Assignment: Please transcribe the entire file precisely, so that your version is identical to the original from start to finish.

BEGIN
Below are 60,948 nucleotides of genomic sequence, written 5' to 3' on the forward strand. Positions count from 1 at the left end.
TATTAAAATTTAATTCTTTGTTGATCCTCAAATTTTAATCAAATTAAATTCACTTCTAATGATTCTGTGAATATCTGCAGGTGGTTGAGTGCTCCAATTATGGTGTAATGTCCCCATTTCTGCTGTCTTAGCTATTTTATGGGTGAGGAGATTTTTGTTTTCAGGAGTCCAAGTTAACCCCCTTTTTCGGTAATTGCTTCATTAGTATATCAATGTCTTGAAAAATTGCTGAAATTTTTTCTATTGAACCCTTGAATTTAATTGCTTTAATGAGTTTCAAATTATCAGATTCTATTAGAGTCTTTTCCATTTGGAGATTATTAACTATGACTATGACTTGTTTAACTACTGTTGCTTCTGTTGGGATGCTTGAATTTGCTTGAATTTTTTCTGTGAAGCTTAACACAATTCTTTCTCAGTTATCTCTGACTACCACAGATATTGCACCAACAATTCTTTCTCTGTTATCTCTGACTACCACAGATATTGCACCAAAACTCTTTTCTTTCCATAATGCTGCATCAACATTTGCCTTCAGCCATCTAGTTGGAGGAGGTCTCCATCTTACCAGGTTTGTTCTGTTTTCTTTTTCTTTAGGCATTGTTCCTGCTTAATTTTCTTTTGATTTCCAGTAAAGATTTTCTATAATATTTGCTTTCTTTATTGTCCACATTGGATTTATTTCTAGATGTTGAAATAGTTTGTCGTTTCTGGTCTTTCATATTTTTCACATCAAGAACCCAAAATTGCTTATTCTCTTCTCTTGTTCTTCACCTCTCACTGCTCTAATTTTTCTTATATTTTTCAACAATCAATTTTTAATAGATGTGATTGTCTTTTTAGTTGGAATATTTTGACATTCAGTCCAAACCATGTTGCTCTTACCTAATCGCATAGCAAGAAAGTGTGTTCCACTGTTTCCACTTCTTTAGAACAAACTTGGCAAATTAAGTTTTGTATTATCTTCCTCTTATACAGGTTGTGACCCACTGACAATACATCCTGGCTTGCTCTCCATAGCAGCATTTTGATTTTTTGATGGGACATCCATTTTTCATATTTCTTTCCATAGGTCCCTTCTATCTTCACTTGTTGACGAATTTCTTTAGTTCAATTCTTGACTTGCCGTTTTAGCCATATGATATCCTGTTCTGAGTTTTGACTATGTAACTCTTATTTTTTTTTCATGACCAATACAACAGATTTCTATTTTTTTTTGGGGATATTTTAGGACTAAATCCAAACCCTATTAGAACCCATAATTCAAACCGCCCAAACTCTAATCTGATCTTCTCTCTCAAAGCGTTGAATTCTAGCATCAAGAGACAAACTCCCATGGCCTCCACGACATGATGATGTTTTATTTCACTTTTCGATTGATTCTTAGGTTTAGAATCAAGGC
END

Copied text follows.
Below are 60,948 nucleotides of genomic sequence, written 5' to 3' on the forward strand. Positions count from 1 at the left end.
TATTAAAATTTAATTCTTTGTTGATCCTCAAATTTTAATCAAATTAAATTCACTTCTAATGATTCTGTGAATATCTGCAGGTGGTTGAGTGCTCCAATTATGGTGTAATGTCCCCATTTCTGCTGTCTTAGCTATTTTATGGGTGAGGAGATTTTTGTTTTCAGGAGTCCAAGTTAACCCCCTTTTTCGGTAATTGCTTCATTAGTATATCAATGTCTTGAAAAATTGCTGAAATTTTTTCTATTGAACCCTTGAATTTAATTGCTTTAATGAGTTTCAAATTATCAGATTCTATTAGAGTCTTTTCCATTTGGAGATTATTAACTATGACTATGACTTGTTTAACTACTGTTGCTTCTGTTGGGATGCTTGAATTTGCTTGAATTTTTTCTGTGAAGCTTAACACAATTCTTTCTCAGTTATCTCTGACTACCACAGATATTGCACCAACAATTCTTTCTCTGTTATCTCTGACTACCACAGATATTGCACCAAAACTCTTTTCTTTCCATAATGCTGCATCAACATTTGCCTTCAGCCATCTAGTTGGAGGAGGTCTCCATCTTACCAGGTTTGTTCTGTTTTCTTTTTCTTTAGGCATTGTTCCTGCTTAATTTTCTTTTGATTTCCAGTAAAGATTTTCTATAATATTTGCTTTCTTTATTGTCCACATTGGATTTATTTCTAGATGTTGAAATAGTTTGTCGTTTCTGGTCTTTCATATTTTTCACATCAAGAACCCAAAATTGCTTATTCTCTTCTCTTGTTCTTCACCTCTCACTGCTCTAATTTTTCTTATATTTTTCAACAATCAATTTTTAATAGATGTGATTGTCTTTTTAGTTGGAATATTTTGACATTCAGTCCAAACCATGTTGCTCTTACCTAATCGCATAGCAAGAAAGTGTGTTCCACTGTTTCCACTTCTTTAGAACAAACTTGGCAAATTAAGTTTTGTATTATCTTCCTCTTATACAGGTTGTGACCCACTGACAATACATCCTGGCTTGCTCTCCATAGCAGCATTTTGATTTTTTGATGGGACATCCATTTTTCATATTTCTTTCCATAGGTCCCTTCTATCTTCACTTGTTGACGAATTTCTTTAGTTCAATTCTTGACTTGCCGTTTTAGCCATATGATATCCTGTTCTGAGTTTTGACTATGTAACTCTTATTTTTTTTTCATGACCAATACAACAGATTTCTATTTTTTTTTGGGGATATTTTAGGACTAAATCCAAACCCTATTAGAACCCATAATTCAAACCGCCCAAACTCTAATCTGATCTTCTCTCTCAAAGCGTTGAATTCTAGCATCAAGAGACAAACTCCCATGGCCTCCACGACATGATGATGTTTTATTTCACTTTTCGATTGATTCTTAGGTTTAGAATCAAGGC